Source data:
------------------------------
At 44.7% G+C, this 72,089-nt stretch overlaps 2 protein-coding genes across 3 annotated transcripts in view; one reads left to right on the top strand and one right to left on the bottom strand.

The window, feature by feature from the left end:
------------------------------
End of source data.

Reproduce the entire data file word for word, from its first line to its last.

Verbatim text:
At 44.7% G+C, this 72,089-nt stretch overlaps 2 protein-coding genes across 3 annotated transcripts in view; one reads left to right on the top strand and one right to left on the bottom strand.

The window, feature by feature from the left end: